Kate Faulkner comments on Demand:

“Tenant demand will of course remain strong as in most areas of the UK new households are forming, but most are either not keen to commit to buying or struggle to save for the deposit levels. What will be interesting moving forward is whether then Help to Buy Scheme will take the edge off demand for rental properties while helping people onto the housing ladder. ”

Supply of Rental Properties

ARLA -“The proportion of ARLA members who think landlords are currently increasing their net investment in residential property by buying properties has again risen quite sharply from 26% to 30% over the last three months. However, the proportion who think they are currently decreasing their net investment by selling properties is also up quite sharply from 10% to 15% and as a result, the margin between the proportion saying landlords are buying and those who say they are selling has closed a little in the last three months. The proportion of ARLA members’ offices who believe that they are seeing an increase in rental property coming onto the market because it cannot be sold has fallen quite dramatically over the last three months with the figure dropping from 42% to 29%. Detached and semi-detached houses continue to be the types of property most likely to be coming onto the market for this reason. (Q1 13)”

Belvoir Lettings – Feedback from offices suggests rental stock is in flux at the moment. In some areas, rental stock is increasing through ‘reluctant landlords’ who can’t sell, while in others, investors are expanding their portfolios by taking advantage of low mortgage rates. In areas where the market is picking up, people are starting to see if they can sell their properties and in a buoyant housing market, some landlords are finding it tough to get deals which stack up.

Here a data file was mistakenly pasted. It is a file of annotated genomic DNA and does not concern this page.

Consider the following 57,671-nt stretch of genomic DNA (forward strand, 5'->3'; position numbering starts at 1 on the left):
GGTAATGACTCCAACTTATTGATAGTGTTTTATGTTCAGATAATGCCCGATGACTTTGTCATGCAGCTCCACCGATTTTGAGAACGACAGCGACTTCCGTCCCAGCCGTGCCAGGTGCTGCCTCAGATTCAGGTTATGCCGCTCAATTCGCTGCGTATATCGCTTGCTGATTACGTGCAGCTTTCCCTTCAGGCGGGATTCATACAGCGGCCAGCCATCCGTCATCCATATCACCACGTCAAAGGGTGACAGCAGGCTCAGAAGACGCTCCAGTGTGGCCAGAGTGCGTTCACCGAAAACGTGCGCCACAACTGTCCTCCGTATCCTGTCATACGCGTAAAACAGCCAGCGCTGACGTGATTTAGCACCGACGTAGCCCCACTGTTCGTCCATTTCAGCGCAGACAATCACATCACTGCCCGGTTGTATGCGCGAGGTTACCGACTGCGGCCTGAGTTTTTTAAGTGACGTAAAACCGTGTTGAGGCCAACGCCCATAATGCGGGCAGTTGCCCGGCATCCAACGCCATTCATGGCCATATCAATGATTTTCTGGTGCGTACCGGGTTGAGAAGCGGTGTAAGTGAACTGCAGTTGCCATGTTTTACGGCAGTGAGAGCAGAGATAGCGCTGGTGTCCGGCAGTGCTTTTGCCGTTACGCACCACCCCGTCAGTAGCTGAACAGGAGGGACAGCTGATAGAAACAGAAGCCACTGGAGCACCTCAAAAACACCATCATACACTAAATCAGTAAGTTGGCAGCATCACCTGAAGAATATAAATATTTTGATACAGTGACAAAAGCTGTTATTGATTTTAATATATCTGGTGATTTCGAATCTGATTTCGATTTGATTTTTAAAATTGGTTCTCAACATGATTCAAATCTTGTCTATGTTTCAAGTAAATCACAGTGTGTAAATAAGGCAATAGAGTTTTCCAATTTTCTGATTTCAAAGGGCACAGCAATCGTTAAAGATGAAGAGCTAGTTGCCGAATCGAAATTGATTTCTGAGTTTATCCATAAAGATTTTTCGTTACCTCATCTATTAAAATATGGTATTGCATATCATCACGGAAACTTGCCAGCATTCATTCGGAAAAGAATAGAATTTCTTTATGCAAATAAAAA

Kate Faulkner comments on Supply:

“The supply of rental properties for the rest of the year is vital to watch. In some areas we could see a huge fall in stock as house prices recover and reluctant landlords have their first opportunity to sell. However, for those landlords who are reliant on their rent to fund their property, they are finding it a tricky decision. Do they let their tenants go and borrow money to pay the costs in the hope they will sell or do they just carry on renting?”

About Kate Faulkner:

Kate carries out over 50 speaking engagements every year, highlighting property market issues to the industry and consumers. She has written six property books including four for Which?, is a featured property expert on the 4Homes website, regularly presents market issues for BBC Radio Nottingham and has a column in the Nottingham Evening Post.

She has appeared on BBC Breakfast News, Daybreak, ‘Your Money’, Radio 4’s You and Yours, Radio 5 Live, ITV/ITN News and The Big Questions.

For more information contact Kate Faulkner directly on 07974 750562 or
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Please Note: This Article is 9 years old. This increases the likelihood that some or all of it's content is now outdated.